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    • August 16, 2017 at 9:27 PM
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      Yes, it’s unfortunate that males in this country expect to eat massive quantities of animal flesh. It’s very much a cultural thing.

      Animal ranchers love it, but your pocketbook doesn’t. 😉

      Reply
  • August 19, 2017 at 10:15 AM
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    I haven’t eaten before a miso soup, but I’ll give it a go after seeing this blog post.
    I’m not spending that much on food, at least that’s what I was thinking, but when it comes to yearly cost that is significant.

    Reply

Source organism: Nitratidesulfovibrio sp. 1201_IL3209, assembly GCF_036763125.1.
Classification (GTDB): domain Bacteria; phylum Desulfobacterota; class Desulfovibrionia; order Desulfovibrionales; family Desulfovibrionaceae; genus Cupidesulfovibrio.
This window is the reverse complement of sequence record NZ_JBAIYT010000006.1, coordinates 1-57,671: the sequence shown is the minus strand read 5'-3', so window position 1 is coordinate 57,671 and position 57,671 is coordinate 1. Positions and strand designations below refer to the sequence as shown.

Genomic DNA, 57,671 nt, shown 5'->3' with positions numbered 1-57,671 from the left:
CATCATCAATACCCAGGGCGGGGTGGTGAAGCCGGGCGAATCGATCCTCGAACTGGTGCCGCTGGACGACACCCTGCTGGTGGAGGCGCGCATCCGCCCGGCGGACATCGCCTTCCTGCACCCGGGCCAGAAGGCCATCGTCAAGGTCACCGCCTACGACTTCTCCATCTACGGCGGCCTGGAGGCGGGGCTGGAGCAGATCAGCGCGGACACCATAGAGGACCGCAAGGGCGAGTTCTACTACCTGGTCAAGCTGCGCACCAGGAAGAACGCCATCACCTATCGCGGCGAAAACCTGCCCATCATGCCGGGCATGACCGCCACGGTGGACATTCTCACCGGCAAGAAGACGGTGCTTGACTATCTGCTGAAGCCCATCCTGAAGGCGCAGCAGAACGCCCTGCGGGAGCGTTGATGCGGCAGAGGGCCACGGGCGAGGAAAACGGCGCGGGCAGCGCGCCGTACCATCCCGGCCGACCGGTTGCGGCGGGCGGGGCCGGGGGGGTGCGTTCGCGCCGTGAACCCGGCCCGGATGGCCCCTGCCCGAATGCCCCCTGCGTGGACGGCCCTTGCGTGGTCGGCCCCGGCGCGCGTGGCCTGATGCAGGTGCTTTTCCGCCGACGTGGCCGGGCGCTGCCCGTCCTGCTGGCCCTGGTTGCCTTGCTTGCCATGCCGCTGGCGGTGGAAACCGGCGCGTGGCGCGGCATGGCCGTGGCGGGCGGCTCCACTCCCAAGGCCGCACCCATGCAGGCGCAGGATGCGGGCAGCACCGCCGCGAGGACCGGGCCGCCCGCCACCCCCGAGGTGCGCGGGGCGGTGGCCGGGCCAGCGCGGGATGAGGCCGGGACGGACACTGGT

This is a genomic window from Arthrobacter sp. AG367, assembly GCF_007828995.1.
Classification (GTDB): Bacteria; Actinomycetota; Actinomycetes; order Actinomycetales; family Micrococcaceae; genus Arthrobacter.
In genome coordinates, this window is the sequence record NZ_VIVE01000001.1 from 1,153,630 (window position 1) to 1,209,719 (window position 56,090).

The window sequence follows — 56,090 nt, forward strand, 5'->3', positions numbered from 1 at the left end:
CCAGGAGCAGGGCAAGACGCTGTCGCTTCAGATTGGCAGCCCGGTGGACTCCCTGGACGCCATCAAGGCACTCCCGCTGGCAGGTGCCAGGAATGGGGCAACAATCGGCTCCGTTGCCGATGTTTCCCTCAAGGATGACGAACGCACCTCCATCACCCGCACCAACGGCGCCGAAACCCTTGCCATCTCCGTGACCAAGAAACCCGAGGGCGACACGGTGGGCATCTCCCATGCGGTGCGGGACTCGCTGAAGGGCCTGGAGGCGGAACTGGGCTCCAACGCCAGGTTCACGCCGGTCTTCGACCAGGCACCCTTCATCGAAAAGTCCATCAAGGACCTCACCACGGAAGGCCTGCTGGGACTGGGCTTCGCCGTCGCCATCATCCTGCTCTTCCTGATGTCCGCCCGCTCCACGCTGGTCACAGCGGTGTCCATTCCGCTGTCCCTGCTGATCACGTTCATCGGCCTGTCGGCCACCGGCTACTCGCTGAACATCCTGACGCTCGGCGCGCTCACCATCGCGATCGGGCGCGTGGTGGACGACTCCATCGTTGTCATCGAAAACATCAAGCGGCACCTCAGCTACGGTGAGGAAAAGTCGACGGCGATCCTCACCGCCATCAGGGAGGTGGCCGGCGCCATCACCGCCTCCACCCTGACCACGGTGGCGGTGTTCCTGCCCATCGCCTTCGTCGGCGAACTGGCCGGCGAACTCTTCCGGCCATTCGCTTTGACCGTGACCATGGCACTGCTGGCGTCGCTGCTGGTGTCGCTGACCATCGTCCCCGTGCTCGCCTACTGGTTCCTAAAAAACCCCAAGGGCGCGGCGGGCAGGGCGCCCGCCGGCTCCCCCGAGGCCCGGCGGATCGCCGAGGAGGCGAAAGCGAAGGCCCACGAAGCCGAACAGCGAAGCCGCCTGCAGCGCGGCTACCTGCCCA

• August 23, 2017 at 11:58 AM
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    Super cool! I love miso soup and had never heard of Dashi until this post.

    Back when we were working, I’d make 4 portions for dinner so that we’d always have leftovers for lunch and that helped me saved a ton of time. Now when we travel, I tend to go for my tried and true Waterzooi recipe, which consists of only 5 ingredients, takes less than 30 mins to make, and has enough leftovers for at least 2 days.

    I’m going to have to try your miso soup recipe one of these days…

    Reply
    • August 23, 2017 at 12:22 PM
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      Dashi is almost synonymous with Japanese cuisine. It’s in nearly every dish, and there are dozens of varieties. I use the most common dry bonito version (because it’s cheap and convenient), but many “traditionalists” still make it by simmering bonito flakes.

      Thanks for sharing about Waterzooi! I’d never heard of that dish before! 🙂

      Reply